Posts Tagged: High Holy Days
10 Years of Ten Minutes of Torah

Yom Kippur Yizkor Service



By Rabbi Richard Sarason On Yom Kippur, Yizkor memorial prayers are recited for our deceased relatives as well as for the martyrs of the Jewish people (in our own day, particularly for those who died in the Holocaust). This is an old custom, going back to the time of the Crusades in the Rhineland (11th-12th centuries). […]

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10 Years of Ten Minutes of Torah

Mincha for the New Machzor: Good Habits Replacing Bad Habits



By Edwin Goldberg The afternoon service – a tradition not usually observed in Reform Judaism – is an important part of Yom Kippur observance for Reform Jews. Not only does it help fill the time between the morning and break-the-fast; it also offers yet another opportunity for reflection and repentance. The editors of the upcoming machzor, […]

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10 Years of Ten Minutes of Torah

Eileh Ezkerah



By Rabbi Edwin Goldberg Eileh Azkara (These I Remember) is the lament that recounts the martyrdom of ten rabbis during the Roman brutality of 2000 years ago.  Their story is told twice a year, on Tisha B’av and Yom Kippur.  A key element of the telling is that these sages gave their lives, often being subjected […]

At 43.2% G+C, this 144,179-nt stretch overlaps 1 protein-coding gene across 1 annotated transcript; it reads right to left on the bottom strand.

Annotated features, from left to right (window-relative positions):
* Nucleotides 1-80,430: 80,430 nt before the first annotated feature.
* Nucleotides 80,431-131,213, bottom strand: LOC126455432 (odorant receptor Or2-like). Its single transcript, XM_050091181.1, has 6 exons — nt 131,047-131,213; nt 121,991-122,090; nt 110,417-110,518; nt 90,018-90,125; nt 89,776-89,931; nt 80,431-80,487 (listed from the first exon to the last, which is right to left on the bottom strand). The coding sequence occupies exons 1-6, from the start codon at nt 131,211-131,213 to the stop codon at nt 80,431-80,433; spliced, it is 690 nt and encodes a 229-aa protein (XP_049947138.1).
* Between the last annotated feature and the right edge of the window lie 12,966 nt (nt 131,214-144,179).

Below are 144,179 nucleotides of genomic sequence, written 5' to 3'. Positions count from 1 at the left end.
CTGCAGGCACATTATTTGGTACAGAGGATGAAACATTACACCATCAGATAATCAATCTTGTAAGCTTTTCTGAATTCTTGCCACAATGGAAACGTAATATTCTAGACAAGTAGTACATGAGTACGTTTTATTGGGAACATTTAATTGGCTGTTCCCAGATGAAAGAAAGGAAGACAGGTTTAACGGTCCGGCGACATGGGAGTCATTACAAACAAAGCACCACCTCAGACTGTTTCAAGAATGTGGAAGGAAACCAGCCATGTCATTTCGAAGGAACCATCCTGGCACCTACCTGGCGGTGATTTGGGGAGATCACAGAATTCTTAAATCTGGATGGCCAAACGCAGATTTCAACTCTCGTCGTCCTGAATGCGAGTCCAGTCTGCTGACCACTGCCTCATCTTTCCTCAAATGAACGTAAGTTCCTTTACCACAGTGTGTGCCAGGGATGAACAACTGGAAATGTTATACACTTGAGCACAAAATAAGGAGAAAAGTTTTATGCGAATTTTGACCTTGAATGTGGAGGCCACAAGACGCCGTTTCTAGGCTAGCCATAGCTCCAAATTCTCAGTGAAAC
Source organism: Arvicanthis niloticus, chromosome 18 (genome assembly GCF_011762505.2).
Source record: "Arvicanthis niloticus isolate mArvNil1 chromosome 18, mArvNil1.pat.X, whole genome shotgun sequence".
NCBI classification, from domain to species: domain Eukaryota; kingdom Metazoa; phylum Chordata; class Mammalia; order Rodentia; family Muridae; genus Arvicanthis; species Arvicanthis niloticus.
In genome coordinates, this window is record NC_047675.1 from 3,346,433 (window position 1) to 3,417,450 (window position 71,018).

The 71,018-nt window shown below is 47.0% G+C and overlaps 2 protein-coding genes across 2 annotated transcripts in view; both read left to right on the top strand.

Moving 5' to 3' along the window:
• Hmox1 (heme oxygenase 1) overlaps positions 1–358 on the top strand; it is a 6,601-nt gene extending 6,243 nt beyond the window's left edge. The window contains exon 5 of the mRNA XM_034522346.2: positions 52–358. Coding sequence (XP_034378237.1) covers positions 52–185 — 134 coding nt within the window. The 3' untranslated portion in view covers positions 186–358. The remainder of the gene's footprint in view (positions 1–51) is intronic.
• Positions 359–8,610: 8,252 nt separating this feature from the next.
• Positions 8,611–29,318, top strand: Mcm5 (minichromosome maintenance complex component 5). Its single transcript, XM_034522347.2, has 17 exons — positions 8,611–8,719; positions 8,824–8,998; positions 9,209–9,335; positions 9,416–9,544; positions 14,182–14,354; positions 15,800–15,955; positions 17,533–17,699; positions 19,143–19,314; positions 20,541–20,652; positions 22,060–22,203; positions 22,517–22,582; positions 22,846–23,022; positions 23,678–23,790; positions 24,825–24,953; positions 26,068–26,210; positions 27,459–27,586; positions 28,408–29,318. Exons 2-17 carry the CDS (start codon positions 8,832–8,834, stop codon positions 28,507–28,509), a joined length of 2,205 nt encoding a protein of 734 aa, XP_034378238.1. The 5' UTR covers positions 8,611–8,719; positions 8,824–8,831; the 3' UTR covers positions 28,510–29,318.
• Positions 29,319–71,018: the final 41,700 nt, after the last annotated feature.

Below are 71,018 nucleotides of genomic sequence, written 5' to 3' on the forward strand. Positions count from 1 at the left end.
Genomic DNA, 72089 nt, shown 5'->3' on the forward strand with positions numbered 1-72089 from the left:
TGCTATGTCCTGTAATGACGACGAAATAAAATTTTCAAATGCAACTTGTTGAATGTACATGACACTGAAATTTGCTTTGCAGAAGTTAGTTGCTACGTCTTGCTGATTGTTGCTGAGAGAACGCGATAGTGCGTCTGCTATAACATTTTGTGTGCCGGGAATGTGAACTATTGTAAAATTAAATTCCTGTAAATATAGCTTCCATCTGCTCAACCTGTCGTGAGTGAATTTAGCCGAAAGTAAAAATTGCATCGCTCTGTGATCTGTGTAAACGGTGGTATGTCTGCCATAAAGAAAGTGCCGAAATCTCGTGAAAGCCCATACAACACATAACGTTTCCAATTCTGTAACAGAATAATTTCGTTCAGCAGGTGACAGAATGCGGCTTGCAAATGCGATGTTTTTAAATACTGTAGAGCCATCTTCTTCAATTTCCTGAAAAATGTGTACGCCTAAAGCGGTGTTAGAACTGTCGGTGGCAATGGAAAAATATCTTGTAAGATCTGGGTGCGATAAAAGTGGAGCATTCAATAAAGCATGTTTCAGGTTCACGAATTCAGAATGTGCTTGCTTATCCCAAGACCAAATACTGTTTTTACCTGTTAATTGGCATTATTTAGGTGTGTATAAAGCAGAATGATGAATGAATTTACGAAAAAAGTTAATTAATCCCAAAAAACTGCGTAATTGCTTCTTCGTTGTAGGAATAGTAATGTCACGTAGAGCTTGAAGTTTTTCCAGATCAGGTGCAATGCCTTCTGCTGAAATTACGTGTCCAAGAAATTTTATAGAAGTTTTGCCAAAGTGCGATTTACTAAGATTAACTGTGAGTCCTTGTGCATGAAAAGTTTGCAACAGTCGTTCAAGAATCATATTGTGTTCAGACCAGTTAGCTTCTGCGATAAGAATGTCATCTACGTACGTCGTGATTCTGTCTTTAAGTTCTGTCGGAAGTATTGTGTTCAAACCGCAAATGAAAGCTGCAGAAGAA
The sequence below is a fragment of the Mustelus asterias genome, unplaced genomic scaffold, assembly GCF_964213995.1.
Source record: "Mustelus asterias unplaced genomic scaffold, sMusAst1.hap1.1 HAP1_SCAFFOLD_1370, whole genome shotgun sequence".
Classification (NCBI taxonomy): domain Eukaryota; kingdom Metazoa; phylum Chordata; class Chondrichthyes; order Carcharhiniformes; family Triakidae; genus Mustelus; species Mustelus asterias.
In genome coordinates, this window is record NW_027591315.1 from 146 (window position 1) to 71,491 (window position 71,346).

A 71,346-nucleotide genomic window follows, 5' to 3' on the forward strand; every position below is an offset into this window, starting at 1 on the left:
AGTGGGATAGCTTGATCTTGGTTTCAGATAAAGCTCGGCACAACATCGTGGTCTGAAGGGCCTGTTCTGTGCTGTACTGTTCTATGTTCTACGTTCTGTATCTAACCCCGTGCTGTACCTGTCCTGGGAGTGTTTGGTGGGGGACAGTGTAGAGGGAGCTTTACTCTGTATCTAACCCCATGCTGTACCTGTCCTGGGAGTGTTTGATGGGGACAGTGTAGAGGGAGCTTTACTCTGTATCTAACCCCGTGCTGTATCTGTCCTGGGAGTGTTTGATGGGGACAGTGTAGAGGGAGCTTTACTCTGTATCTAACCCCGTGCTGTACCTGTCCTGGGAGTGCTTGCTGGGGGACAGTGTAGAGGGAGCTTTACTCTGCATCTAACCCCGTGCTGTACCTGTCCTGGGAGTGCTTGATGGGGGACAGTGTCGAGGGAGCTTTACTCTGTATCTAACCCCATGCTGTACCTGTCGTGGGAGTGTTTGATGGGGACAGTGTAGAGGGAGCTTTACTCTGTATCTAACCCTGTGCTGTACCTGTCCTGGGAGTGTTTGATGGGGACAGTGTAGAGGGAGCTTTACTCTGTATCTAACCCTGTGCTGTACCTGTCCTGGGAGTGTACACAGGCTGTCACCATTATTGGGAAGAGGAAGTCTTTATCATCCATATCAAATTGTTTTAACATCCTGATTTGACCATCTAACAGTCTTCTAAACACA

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Eileh Ezkerah: Memorializing Jewish Martyrs on Yom Kippur



By Rabbi Richard Sarason Memorialization of deceased relatives and of Jewish martyrs has figured in the liturgical observances of Yom Kippur since the massacre of approximately 8,000 Rhineland Jews at the time of the First Crusade (1096). Indeed, many of the Jewish mourning customs that have continued down to our own day originated in that […]

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The Music of Seder Ha’avodah



By Cantor Judith Ovadia The Avodah service of Yom Kippur (Seder Ha’Avodah) challenges us as Reform Jews. It depicts an ancient, archaic rite that is anathema to our modern practice, with elements that likely offend our sensibilities. Without close examination it offers little opportunity to enrich our experience of the holy on Yom Kippur. The architects of Reform […]

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Seder Ha-Avodah



By Rabbi Edwin Goldberg In the traditional machzor, the Seder Ha-Avodah (literally “Service of the Sacrificial Cult”) occurs on Yom Kippur during the musaf (additional) service. In Gates of Repentance, the Reform machzor published in 1978, there is no musaf service itself, but the Seder Ha-Avodah is featured in the afternoon service for Yom Kippur. […]

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Yom Kippur: Seder Ha’avodah



By Rabbi Richard Sarason More than any other biblical mo’ed (appointed time), Yom Kippur is pre-eminently a Temple-based observance.  True, all Israelites were to fast on that day, but the ritual described in Leviticus 16 is exclusively focused on the Temple.  It is about the purgation and purification of the sanctuary, the locus of the […]